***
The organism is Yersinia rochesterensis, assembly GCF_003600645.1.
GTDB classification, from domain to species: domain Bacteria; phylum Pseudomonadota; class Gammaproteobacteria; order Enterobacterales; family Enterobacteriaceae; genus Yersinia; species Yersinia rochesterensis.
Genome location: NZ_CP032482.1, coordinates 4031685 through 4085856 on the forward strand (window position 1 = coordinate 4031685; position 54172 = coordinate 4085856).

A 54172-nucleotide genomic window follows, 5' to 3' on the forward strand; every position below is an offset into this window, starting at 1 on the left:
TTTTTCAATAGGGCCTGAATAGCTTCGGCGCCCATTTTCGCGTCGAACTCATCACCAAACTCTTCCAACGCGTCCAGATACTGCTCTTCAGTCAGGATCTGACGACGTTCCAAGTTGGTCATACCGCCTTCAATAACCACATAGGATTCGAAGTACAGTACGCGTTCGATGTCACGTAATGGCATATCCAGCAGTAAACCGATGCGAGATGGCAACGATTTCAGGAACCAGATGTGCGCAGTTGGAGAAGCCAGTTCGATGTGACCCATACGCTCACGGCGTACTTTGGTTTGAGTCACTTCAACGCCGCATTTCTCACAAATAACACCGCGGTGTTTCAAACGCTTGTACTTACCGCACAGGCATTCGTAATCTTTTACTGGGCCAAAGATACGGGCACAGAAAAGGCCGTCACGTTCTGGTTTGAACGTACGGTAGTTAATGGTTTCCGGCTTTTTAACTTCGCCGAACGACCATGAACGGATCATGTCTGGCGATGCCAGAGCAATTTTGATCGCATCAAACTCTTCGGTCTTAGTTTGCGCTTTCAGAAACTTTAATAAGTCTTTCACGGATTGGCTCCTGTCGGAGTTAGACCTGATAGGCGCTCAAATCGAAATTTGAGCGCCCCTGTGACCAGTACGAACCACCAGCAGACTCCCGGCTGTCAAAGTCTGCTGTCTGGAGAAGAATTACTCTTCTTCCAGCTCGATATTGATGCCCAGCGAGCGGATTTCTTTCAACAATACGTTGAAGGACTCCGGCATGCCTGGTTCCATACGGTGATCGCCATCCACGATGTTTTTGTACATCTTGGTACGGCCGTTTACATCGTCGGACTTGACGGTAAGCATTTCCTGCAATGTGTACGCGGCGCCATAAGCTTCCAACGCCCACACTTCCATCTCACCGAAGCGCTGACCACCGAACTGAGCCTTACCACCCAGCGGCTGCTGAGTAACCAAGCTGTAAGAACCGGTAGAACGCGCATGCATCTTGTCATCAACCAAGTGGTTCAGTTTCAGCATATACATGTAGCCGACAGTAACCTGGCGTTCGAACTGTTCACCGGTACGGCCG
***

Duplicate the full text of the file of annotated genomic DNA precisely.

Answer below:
The organism is Yersinia rochesterensis, assembly GCF_003600645.1.
GTDB classification, from domain to species: domain Bacteria; phylum Pseudomonadota; class Gammaproteobacteria; order Enterobacterales; family Enterobacteriaceae; genus Yersinia; species Yersinia rochesterensis.
Genome location: NZ_CP032482.1, coordinates 4031685 through 4085856 on the forward strand (window position 1 = coordinate 4031685; position 54172 = coordinate 4085856).

A 54172-nucleotide genomic window follows, 5' to 3' on the forward strand; every position below is an offset into this window, starting at 1 on the left:
TTTTTCAATAGGGCCTGAATAGCTTCGGCGCCCATTTTCGCGTCGAACTCATCACCAAACTCTTCCAACGCGTCCAGATACTGCTCTTCAGTCAGGATCTGACGACGTTCCAAGTTGGTCATACCGCCTTCAATAACCACATAGGATTCGAAGTACAGTACGCGTTCGATGTCACGTAATGGCATATCCAGCAGTAAACCGATGCGAGATGGCAACGATTTCAGGAACCAGATGTGCGCAGTTGGAGAAGCCAGTTCGATGTGACCCATACGCTCACGGCGTACTTTGGTTTGAGTCACTTCAACGCCGCATTTCTCACAAATAACACCGCGGTGTTTCAAACGCTTGTACTTACCGCACAGGCATTCGTAATCTTTTACTGGGCCAAAGATACGGGCACAGAAAAGGCCGTCACGTTCTGGTTTGAACGTACGGTAGTTAATGGTTTCCGGCTTTTTAACTTCGCCGAACGACCATGAACGGATCATGTCTGGCGATGCCAGAGCAATTTTGATCGCATCAAACTCTTCGGTCTTAGTTTGCGCTTTCAGAAACTTTAATAAGTCTTTCACGGATTGGCTCCTGTCGGAGTTAGACCTGATAGGCGCTCAAATCGAAATTTGAGCGCCCCTGTGACCAGTACGAACCACCAGCAGACTCCCGGCTGTCAAAGTCTGCTGTCTGGAGAAGAATTACTCTTCTTCCAGCTCGATATTGATGCCCAGCGAGCGGATTTCTTTCAACAATACGTTGAAGGACTCCGGCATGCCTGGTTCCATACGGTGATCGCCATCCACGATGTTTTTGTACATCTTGGTACGGCCGTTTACATCGTCGGACTTGACGGTAAGCATTTCCTGCAATGTGTACGCGGCGCCATAAGCTTCCAACGCCCACACTTCCATCTCACCGAAGCGCTGACCACCGAACTGAGCCTTACCACCCAGCGGCTGCTGAGTAACCAAGCTGTAAGAACCGGTAGAACGCGCATGCATCTTGTCATCAACCAAGTGGTTCAGTTTCAGCATATACATGTAGCCGACAGTAACCTGGCGTTCGAACTGTTCACCGGTACGGCCG